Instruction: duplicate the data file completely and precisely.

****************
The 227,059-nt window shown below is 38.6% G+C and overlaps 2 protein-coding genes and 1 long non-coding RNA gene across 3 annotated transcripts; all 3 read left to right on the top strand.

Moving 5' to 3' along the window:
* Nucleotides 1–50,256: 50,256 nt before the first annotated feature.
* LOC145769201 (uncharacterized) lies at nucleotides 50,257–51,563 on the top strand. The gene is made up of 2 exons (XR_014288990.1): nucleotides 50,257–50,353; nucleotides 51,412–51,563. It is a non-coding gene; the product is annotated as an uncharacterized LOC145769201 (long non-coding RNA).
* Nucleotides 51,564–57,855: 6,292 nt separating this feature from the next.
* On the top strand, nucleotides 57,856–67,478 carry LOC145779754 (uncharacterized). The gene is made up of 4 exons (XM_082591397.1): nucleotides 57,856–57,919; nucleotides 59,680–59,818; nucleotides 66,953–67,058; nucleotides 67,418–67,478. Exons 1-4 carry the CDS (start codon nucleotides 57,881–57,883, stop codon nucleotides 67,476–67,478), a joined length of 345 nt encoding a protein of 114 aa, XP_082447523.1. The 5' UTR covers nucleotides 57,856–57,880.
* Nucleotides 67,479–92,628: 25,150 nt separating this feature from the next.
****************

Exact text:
The 227,059-nt window shown below is 38.6% G+C and overlaps 2 protein-coding genes and 1 long non-coding RNA gene across 3 annotated transcripts; all 3 read left to right on the top strand.

Moving 5' to 3' along the window:
* Nucleotides 1–50,256: 50,256 nt before the first annotated feature.
* LOC145769201 (uncharacterized) lies at nucleotides 50,257–51,563 on the top strand. The gene is made up of 2 exons (XR_014288990.1): nucleotides 50,257–50,353; nucleotides 51,412–51,563. It is a non-coding gene; the product is annotated as an uncharacterized LOC145769201 (long non-coding RNA).
* Nucleotides 51,564–57,855: 6,292 nt separating this feature from the next.
* On the top strand, nucleotides 57,856–67,478 carry LOC145779754 (uncharacterized). The gene is made up of 4 exons (XM_082591397.1): nucleotides 57,856–57,919; nucleotides 59,680–59,818; nucleotides 66,953–67,058; nucleotides 67,418–67,478. Exons 1-4 carry the CDS (start codon nucleotides 57,881–57,883, stop codon nucleotides 67,476–67,478), a joined length of 345 nt encoding a protein of 114 aa, XP_082447523.1. The 5' UTR covers nucleotides 57,856–57,880.
* Nucleotides 67,479–92,628: 25,150 nt separating this feature from the next.